Price war for Warren Buffett
“There are just way too many assets chasing the sales,” says a man as wise—in this particular instance—as the Sage of Omaha himself. Ultra-low interest rates, high price/earnings ratios and credit markets fitted out with red carpets share the blame. No profits? No problem.
“The hedge fund isn’t an asset class. It is a compensation scheme.” It became an over-compensation scheme. Tracing the rise and ongoing pratfall of the modern-day hedge fund.
Bullishness dominated, though they did not quite monopolize, the day’s proceedings. A vision of 20 years on the investment equivalent of an exercise bicycle.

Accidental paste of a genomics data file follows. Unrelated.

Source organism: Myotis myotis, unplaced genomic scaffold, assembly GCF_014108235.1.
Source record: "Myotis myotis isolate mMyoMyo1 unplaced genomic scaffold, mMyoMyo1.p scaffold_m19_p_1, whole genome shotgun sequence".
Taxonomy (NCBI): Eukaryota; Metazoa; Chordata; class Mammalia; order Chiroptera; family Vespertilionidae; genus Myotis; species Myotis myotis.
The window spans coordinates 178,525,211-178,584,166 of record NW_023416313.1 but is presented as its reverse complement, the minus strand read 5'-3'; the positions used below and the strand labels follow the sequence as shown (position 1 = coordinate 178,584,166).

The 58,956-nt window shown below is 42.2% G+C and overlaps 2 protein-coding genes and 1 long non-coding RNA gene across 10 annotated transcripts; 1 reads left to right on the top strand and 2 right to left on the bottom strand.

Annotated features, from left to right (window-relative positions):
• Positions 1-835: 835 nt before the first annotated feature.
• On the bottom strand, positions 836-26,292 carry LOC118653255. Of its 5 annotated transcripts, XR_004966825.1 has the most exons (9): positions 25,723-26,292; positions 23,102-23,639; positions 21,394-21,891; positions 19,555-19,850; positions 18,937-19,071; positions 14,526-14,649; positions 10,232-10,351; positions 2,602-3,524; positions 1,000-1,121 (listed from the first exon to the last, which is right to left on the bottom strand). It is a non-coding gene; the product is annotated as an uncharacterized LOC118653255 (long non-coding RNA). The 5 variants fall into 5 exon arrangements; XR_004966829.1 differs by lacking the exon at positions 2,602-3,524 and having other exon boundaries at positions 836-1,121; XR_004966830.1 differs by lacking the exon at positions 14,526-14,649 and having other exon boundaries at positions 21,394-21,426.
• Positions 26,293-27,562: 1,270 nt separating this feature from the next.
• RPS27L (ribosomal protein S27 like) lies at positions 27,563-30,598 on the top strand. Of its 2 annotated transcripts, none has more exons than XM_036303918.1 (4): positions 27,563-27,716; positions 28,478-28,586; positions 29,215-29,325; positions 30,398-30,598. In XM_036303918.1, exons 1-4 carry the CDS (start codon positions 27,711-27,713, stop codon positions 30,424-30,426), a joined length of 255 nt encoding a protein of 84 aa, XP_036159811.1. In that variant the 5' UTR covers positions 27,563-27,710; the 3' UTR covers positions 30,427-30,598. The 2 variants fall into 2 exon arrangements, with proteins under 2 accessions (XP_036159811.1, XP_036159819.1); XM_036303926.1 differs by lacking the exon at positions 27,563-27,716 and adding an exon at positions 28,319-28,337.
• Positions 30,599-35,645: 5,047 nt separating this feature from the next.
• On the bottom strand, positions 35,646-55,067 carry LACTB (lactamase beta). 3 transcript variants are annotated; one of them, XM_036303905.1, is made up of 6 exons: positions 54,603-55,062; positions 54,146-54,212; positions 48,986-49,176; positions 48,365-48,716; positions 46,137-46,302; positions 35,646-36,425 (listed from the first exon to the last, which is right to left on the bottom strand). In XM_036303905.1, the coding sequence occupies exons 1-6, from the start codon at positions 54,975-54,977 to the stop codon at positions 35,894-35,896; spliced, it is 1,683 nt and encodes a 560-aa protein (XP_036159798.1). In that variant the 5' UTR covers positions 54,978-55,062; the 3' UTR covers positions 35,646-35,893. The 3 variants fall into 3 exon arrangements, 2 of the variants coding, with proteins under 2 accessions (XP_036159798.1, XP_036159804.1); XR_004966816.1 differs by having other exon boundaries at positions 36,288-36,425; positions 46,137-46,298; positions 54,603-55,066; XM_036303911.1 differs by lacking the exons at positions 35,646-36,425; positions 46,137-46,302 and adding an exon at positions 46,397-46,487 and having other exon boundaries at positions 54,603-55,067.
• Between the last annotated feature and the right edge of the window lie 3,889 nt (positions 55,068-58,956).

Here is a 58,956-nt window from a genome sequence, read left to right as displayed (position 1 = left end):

“Indexing doesn’t need any help. It is growing at an astonishing rate and, for someone who never intended to build a colossus, a kind of frightening rate.”
Where in life can a sub-par performer achieve average results with a light tap on a computer key? Investment indexation, attested a preeminent active investor, is “incredible.”
The text of your editor’s early-morning remarks: “The Age of Trump will go down as the Age of the Consequences of Radical Monetary Policy.”
A long and a short for a Trump Market where “what has worked so well in investing will fade or stop working.”
The word “gold” went unmentioned at the Plaza, except in the context of an unassailable rule for living: “Never stand in line to buy an asset.”
Yes, buying low and selling high is hard to do, but there are ways. “Trailing three-year performance is very predictive.”